It's also completely cross-platform. I don't see how game-level performance from a browser using HTML5 is anything but a good thing from a developers perspective. You only have to write it once, instead of writing it several times for each embedded platform or OS.

PyromanFO wrote:

It's also completely cross-platform. I don't see how game-level performance from a browser using HTML5 is anything but a good thing from a developers perspective. You only have to write it once, instead of writing it several times for each embedded platform or OS.

Assuming all browsers implement the standard correctly.

:evilstare at Microsoft:

Dr.Ghastly wrote:
PyromanFO wrote:

It's also completely cross-platform. I don't see how game-level performance from a browser using HTML5 is anything but a good thing from a developers perspective. You only have to write it once, instead of writing it several times for each embedded platform or OS.

Assuming all browsers implement the standard correctly.

:evilstare at Microsoft:

I just tried the first link in the IE9 preview. No dice, but chromeexperiments.com doesn't work either.

PyromanFO wrote:

It's also completely cross-platform. I don't see how game-level performance from a browser using HTML5 is anything but a good thing from a developers perspective. You only have to write it once, instead of writing it several times for each embedded platform or OS.

Setting aside the fact that standards compliance is frequently ignored, I still feel that a web browser isn't necessarily the place to be putting 3D gaming. I mean, there are other cross-platform delivery mechanisms for games that have more direct access to APIs (OpenGL, anyone?) and don't require the overhead of a web browser. I think we can all agree that Javascript isn't exactly an optimized scripting language for high-performance code.

baggachipz wrote:

(OpenGL, anyone?)

OpenGL is exactly what is being used here. WebGL is a JavaScript binding to OpenGL ES 2.0. It's not a plug-in or hack.

*Legion* wrote:

WebGL is a JavaScript binding to OpenGL ES 2.0.

True dat.

baggachipz wrote:

I think we can all agree that Javascript isn't exactly an optimized scripting language for high-performance code.

baggachipz wrote:

I think we can all agree that Javascript isn't exactly an optimized scripting language for high-performance code.

I don't think there's another language out there having more work put into its performance. The browsers are in a grueling one-up race to write faster, more efficient JavaScript interpreters/JIT compilers.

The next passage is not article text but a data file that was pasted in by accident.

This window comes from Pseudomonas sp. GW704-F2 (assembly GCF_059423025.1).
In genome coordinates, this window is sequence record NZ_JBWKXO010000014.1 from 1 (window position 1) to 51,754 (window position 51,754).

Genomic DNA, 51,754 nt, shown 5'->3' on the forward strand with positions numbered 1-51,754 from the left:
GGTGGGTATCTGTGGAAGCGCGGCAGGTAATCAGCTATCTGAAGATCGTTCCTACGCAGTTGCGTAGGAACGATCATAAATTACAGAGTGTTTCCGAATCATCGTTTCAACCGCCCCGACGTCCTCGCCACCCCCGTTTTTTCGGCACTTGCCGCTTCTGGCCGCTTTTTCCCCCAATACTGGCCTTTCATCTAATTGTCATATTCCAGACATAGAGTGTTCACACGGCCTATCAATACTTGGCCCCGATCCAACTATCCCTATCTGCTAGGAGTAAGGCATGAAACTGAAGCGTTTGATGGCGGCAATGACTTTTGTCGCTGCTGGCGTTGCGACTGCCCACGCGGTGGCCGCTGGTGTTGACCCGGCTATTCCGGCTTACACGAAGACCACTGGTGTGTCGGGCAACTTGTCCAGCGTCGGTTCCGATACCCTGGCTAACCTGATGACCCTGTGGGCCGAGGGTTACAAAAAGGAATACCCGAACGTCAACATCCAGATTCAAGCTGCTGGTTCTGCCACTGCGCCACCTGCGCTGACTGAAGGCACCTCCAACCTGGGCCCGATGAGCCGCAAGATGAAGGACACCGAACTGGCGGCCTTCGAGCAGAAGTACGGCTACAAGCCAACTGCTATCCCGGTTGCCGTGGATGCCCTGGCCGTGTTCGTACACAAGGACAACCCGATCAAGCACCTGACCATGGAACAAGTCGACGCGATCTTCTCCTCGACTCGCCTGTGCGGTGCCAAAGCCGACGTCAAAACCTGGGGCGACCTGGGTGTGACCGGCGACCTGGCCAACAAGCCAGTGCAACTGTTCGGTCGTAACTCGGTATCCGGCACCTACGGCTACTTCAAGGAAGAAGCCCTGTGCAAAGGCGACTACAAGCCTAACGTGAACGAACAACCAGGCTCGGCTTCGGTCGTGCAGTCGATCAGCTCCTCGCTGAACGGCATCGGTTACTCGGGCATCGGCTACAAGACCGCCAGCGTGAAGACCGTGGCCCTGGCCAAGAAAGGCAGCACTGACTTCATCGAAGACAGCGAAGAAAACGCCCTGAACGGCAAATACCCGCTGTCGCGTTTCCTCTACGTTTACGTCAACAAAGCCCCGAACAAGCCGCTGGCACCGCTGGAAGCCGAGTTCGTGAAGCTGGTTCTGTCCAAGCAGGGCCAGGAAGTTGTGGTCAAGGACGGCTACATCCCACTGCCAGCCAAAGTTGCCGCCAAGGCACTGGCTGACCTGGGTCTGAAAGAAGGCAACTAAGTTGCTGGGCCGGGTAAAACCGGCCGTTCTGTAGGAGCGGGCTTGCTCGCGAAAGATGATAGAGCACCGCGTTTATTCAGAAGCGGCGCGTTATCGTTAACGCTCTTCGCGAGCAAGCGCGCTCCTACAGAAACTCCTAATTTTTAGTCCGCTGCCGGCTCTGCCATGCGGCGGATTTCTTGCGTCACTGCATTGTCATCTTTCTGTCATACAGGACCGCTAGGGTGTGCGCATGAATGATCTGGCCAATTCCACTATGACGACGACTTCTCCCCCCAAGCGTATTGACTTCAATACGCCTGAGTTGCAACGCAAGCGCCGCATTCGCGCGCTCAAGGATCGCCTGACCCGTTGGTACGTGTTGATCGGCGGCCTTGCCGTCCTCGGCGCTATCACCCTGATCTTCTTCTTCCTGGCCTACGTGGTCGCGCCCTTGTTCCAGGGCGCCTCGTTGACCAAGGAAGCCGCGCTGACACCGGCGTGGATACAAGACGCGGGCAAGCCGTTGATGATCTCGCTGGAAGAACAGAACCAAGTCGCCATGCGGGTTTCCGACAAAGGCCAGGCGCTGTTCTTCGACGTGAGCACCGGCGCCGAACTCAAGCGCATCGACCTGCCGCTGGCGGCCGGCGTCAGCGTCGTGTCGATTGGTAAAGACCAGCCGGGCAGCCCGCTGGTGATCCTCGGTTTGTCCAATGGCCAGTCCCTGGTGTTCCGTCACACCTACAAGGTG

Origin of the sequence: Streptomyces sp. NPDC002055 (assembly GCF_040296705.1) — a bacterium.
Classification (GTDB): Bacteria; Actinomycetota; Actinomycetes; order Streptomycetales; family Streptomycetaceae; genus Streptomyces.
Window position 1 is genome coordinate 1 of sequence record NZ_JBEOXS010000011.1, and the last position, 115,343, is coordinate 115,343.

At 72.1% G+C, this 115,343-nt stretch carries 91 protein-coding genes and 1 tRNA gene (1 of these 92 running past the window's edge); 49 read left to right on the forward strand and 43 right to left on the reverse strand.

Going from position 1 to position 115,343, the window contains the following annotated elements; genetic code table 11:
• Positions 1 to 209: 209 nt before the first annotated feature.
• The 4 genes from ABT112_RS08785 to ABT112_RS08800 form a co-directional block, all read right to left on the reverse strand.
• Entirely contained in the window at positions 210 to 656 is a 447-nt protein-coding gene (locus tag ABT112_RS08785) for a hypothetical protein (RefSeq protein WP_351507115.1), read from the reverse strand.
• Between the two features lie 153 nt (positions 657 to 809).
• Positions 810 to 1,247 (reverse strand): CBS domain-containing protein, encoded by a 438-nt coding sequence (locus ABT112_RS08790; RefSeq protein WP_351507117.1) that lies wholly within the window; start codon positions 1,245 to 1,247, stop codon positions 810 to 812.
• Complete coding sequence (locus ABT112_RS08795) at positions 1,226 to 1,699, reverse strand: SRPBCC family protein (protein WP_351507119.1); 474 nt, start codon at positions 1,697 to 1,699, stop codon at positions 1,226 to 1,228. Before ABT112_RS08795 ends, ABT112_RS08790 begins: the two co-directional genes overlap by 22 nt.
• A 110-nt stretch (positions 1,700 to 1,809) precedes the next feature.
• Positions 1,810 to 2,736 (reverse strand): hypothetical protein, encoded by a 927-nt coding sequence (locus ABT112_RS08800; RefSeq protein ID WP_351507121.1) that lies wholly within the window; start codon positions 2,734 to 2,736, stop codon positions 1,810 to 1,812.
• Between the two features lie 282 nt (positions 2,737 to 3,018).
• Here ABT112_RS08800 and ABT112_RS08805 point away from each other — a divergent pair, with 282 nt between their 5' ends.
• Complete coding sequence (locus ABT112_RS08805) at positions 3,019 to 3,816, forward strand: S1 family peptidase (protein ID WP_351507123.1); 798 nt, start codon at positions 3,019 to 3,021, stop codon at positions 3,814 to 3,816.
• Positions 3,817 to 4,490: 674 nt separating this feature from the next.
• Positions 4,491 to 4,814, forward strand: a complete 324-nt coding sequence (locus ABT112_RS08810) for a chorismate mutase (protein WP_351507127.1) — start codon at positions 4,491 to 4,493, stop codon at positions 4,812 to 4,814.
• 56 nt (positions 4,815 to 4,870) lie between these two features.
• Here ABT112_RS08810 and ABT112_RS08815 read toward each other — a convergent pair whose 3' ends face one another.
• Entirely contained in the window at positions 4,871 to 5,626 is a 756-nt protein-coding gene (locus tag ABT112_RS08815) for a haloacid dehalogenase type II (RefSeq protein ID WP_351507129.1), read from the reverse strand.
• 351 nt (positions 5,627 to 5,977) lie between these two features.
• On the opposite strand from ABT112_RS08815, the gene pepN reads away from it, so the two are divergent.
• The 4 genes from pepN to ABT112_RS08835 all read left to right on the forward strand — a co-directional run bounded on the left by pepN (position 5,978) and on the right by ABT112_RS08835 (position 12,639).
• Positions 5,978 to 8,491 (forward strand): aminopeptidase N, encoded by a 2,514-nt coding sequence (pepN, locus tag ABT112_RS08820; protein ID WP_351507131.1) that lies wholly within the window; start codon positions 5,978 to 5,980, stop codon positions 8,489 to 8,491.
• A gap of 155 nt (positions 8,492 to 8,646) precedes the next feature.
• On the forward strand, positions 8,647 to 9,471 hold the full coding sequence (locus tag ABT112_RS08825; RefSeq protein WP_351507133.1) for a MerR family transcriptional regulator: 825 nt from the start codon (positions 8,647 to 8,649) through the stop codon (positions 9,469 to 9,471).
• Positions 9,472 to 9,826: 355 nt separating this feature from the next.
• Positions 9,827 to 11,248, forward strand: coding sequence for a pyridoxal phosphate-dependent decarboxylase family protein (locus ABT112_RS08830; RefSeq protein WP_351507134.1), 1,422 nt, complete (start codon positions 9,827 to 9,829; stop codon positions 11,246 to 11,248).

Reading Douglas Crockford and watching his lectures give me a lot more appreciation of what JavaScript as a language is capable of. A lot of improvements are implemented in ECMAScript 5 - it's a much-needed language clean-up.

JavaScript's ubiquity make it extremely compelling. And that's why so much work is being put into improving performance and the language standard. And of course, I doubt GWT will be the only toolkit we see for writing code in one language and cross-compiling it to JavaScript/WebGL/etc.

The web browser probably isn't the ideal place for 3d, but people are doing it anyway except right now they're using plugins and local clients displaying via a plugin (quakelive). What I think could be interesting is similar to how you get slimline mobile versions of web sites optimised for such browsers, you can customise your game as shown in the first link they have a control pad embedded in the player, but the game code is the same. I don't think it's a stretch to have something similar where detail levels are scaled to the capabilities of the device and instead of the 200k texture/sprite pack you'll use the 100k set to fit in the device memory.

I tried to play one of those HTML5 games on Firefox and I couldn't get the game to start.

Quintin_Stone wrote:

I tried to play one of those HTML5 games on Firefox and I couldn't get the game to start.

If you weren't running a prerelease build of Firefox 3.7, then the problem was that you were using a browser that doesn't know what HTML5 is. (Actually, Firefox 3.5 does understand a few HTML 5 tags, but the point remains)

I'm not even sure if Firefox 3.7 implements enough of HTML 5 to play the Quake II game or not. But the 3.7 builds is the first appearance of WebGL support in the Firefox code base.